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Six factors that impact your borrowing power
Six factors that impact your borrowing power

Before you begin your home buying journey, it’s important to understand six factors that impact your borrowing power.

Updated over a week ago

Your borrowing power will help you determine the type of properties you can purchase, as well as the suburbs you can consider. Before you begin your home buying journey, it’s important to understand six factors that impact your borrowing power.

Your income

When it comes to determining your borrowing power, your monthly income is where lenders start. Your income will be used in your serviceability assessment to help calculate how much you can afford to repay on your home loan every month.

If you are buying a property with a co-borrower, your ability to repay your home loan may be greater, meaning you could borrow more money.

Learn more about what a serviceability assessment is here.

Your debts & expenses

Once your monthly income has been verified, your debts and expenses are used to determine your household expenditure. These factors will impact your ability to repay your home loan and include:

  • Debt includes existing mortgages, credit cards and loans.

  • Expenses include food & groceries, utilities & maintenance costs, transport expenses, health & fitness expenses and more.

If your household expenditure is high, this will impact your ability to borrow and how much you can borrow. Learn more about how your debt & expenses impact your serviceability assessment here.

Your credit score

It’s important to have a good credit score as this will play an important role in your borrowing power. A good credit score indicates to the lender that you’re likely to be aa reliable customer who has consistently made repayments on time.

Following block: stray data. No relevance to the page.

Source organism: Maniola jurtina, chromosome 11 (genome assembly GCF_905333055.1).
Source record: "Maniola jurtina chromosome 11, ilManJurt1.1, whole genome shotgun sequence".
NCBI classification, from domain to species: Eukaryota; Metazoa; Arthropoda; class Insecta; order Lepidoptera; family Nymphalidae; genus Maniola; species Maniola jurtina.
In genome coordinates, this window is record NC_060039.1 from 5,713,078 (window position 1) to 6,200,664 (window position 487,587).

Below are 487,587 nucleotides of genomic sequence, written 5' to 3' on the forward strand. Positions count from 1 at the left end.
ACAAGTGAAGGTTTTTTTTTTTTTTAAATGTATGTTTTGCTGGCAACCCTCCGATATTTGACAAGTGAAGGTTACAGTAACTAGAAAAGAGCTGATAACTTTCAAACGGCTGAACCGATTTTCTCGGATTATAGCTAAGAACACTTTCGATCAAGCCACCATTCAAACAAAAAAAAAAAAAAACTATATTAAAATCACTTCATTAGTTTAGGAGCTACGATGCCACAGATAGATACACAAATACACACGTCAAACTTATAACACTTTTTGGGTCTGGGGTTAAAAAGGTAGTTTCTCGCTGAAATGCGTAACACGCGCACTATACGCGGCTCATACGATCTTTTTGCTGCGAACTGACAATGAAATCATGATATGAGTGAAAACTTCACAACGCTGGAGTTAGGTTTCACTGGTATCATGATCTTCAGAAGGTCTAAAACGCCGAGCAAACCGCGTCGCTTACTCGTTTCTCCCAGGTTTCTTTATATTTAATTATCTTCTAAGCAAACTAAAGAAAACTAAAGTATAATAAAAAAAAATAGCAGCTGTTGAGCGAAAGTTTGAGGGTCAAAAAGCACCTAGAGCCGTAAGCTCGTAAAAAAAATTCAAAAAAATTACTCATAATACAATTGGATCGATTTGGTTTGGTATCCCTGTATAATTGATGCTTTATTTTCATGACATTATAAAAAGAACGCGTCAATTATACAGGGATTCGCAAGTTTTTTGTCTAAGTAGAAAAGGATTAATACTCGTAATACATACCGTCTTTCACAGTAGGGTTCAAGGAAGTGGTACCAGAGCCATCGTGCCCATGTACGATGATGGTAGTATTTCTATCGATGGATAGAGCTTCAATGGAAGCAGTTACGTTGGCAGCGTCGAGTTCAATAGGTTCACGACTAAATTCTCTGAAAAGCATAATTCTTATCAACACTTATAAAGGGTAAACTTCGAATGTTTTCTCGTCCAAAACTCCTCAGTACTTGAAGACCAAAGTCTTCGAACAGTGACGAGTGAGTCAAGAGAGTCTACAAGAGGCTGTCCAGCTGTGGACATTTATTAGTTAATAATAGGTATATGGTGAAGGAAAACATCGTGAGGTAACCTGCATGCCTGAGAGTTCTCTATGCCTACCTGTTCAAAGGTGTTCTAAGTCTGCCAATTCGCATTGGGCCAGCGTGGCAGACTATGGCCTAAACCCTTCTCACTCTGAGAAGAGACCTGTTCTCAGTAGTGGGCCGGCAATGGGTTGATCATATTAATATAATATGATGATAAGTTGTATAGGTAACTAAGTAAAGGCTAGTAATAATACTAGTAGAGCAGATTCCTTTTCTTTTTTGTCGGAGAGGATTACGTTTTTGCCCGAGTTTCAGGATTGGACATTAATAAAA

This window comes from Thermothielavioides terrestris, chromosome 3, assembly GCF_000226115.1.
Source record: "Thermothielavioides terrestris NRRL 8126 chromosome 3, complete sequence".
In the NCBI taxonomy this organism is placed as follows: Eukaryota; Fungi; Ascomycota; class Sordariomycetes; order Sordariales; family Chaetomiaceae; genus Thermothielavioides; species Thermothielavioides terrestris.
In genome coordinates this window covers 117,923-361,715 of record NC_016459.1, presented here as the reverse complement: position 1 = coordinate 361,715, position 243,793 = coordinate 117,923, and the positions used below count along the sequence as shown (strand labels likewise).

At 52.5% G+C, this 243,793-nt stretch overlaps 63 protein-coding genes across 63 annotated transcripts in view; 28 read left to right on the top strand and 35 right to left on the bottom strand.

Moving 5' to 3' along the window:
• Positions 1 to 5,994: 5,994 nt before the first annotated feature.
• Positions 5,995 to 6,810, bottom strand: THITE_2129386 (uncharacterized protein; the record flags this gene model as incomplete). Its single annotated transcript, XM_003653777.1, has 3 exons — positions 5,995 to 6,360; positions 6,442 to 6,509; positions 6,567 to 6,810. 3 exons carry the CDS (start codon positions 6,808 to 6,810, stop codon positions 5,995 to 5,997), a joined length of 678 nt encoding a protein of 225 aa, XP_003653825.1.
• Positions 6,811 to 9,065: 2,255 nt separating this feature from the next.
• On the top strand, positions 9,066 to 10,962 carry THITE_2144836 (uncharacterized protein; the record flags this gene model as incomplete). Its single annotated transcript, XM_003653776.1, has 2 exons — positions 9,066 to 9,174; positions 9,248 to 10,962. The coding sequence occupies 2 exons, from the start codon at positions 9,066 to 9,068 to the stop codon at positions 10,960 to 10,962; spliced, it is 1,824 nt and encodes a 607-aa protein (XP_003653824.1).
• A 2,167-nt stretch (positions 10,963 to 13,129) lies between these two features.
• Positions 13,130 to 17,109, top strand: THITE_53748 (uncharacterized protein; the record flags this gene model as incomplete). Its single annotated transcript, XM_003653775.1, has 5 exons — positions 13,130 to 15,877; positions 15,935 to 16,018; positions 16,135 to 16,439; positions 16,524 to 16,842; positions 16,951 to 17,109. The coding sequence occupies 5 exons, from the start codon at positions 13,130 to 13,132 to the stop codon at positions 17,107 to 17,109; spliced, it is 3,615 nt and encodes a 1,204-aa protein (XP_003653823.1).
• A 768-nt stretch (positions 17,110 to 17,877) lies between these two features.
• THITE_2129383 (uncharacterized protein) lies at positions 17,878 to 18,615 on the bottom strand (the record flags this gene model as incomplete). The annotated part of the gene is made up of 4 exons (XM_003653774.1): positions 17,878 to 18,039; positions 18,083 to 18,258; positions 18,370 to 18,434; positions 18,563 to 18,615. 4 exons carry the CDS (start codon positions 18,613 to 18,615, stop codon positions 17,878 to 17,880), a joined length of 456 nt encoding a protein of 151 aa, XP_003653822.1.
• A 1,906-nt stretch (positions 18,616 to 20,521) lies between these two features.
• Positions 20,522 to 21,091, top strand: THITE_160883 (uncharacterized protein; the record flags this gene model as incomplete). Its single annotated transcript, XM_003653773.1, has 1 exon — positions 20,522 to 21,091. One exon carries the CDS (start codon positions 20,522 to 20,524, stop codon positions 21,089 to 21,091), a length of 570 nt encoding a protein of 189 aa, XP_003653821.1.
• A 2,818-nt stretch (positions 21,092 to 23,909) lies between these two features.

If your credit history contains missed or late payments, this will impact your borrowing power and ability to receive approval on a home loan. Get access to a free credit score with Credit Savvy, and learn what factors are influencing your score.

Your saving history & deposit amount

Saving for a deposit is a way to show your lender that you can save money, over a long period of time. Lenders will look for at least three months or more of your savings to identify if you’re consistent.

A bigger deposit shows lenders that you have good savings and are potentially a low-risk borrower. The bigger your deposit, the lower your Loan to Value (LVR) will be and the smaller your loan will be – this means you’ll have to pay less interest.

Don’t forget to factor in any upfront costs when looking at your savings & deposit amount. Learn more about what you can expect here.

Your type & length of home loan

The type of loan (eg: Owner Occupier or Investment) and length of your loan (eg: 30 years) will impact your borrowing power.

Factors that increase your borrowing power

Factors that decreases your borrowing power

  • Higher interest rate

  • Ongoing fees

  • Shorter loan terms

The property you’re looking to purchase

As part of your application process, a property valuation will determine how much a lender is willing to lend. Want to learn how a property’s value is estimated? Find out more here.

Learn about ways to increase your borrowing power here.

This article is intended to provide general information only. It does not have regard to the financial situation or needs of any reader and must not be relied upon as financial product advice. Please consider seeking financial advice before making any decision based on this information.‍

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